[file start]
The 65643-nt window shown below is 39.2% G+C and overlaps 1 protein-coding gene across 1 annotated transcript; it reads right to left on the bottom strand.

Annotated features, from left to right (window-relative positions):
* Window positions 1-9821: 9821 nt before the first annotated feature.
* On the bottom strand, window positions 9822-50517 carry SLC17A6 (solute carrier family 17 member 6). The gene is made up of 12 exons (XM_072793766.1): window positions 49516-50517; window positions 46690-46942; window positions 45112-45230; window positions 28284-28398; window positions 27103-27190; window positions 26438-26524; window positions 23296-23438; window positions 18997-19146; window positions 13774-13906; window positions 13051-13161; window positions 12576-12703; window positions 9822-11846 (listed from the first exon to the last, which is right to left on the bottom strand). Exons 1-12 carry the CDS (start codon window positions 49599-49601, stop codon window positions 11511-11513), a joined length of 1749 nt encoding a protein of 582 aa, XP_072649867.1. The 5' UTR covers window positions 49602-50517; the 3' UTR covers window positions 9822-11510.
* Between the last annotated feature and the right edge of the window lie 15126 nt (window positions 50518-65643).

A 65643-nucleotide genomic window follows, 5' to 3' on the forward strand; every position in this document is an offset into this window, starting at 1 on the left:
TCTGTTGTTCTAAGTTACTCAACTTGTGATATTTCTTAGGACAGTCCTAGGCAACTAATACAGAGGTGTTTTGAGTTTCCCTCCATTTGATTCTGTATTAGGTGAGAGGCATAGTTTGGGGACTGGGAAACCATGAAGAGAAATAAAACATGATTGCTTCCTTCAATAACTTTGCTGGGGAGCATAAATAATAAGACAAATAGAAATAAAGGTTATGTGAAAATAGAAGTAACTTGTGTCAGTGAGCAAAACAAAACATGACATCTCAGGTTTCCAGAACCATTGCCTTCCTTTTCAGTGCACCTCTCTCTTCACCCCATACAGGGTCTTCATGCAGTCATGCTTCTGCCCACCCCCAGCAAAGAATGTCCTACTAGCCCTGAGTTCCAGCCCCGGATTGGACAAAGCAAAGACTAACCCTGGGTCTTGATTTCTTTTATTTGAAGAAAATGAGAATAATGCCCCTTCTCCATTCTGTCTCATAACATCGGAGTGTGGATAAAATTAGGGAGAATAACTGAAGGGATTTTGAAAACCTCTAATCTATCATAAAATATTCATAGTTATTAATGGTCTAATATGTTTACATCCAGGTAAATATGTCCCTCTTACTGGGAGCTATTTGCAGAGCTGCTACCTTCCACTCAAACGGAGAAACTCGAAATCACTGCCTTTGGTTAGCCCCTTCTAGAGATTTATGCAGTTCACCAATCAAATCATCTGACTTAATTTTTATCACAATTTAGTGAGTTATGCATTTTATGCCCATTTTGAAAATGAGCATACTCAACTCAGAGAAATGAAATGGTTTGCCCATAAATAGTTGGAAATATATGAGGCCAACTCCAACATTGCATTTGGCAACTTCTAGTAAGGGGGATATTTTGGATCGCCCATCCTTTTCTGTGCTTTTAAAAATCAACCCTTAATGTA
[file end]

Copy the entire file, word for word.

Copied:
The 65643-nt window shown below is 39.2% G+C and overlaps 1 protein-coding gene across 1 annotated transcript; it reads right to left on the bottom strand.

Annotated features, from left to right (window-relative positions):
* Window positions 1-9821: 9821 nt before the first annotated feature.
* On the bottom strand, window positions 9822-50517 carry SLC17A6 (solute carrier family 17 member 6). The gene is made up of 12 exons (XM_072793766.1): window positions 49516-50517; window positions 46690-46942; window positions 45112-45230; window positions 28284-28398; window positions 27103-27190; window positions 26438-26524; window positions 23296-23438; window positions 18997-19146; window positions 13774-13906; window positions 13051-13161; window positions 12576-12703; window positions 9822-11846 (listed from the first exon to the last, which is right to left on the bottom strand). Exons 1-12 carry the CDS (start codon window positions 49599-49601, stop codon window positions 11511-11513), a joined length of 1749 nt encoding a protein of 582 aa, XP_072649867.1. The 5' UTR covers window positions 49602-50517; the 3' UTR covers window positions 9822-11510.
* Between the last annotated feature and the right edge of the window lie 15126 nt (window positions 50518-65643).

A 65643-nucleotide genomic window follows, 5' to 3' on the forward strand; every position in this document is an offset into this window, starting at 1 on the left:
TCTGTTGTTCTAAGTTACTCAACTTGTGATATTTCTTAGGACAGTCCTAGGCAACTAATACAGAGGTGTTTTGAGTTTCCCTCCATTTGATTCTGTATTAGGTGAGAGGCATAGTTTGGGGACTGGGAAACCATGAAGAGAAATAAAACATGATTGCTTCCTTCAATAACTTTGCTGGGGAGCATAAATAATAAGACAAATAGAAATAAAGGTTATGTGAAAATAGAAGTAACTTGTGTCAGTGAGCAAAACAAAACATGACATCTCAGGTTTCCAGAACCATTGCCTTCCTTTTCAGTGCACCTCTCTCTTCACCCCATACAGGGTCTTCATGCAGTCATGCTTCTGCCCACCCCCAGCAAAGAATGTCCTACTAGCCCTGAGTTCCAGCCCCGGATTGGACAAAGCAAAGACTAACCCTGGGTCTTGATTTCTTTTATTTGAAGAAAATGAGAATAATGCCCCTTCTCCATTCTGTCTCATAACATCGGAGTGTGGATAAAATTAGGGAGAATAACTGAAGGGATTTTGAAAACCTCTAATCTATCATAAAATATTCATAGTTATTAATGGTCTAATATGTTTACATCCAGGTAAATATGTCCCTCTTACTGGGAGCTATTTGCAGAGCTGCTACCTTCCACTCAAACGGAGAAACTCGAAATCACTGCCTTTGGTTAGCCCCTTCTAGAGATTTATGCAGTTCACCAATCAAATCATCTGACTTAATTTTTATCACAATTTAGTGAGTTATGCATTTTATGCCCATTTTGAAAATGAGCATACTCAACTCAGAGAAATGAAATGGTTTGCCCATAAATAGTTGGAAATATATGAGGCCAACTCCAACATTGCATTTGGCAACTTCTAGTAAGGGGGATATTTTGGATCGCCCATCCTTTTCTGTGCTTTTAAAAATCAACCCTTAATGTA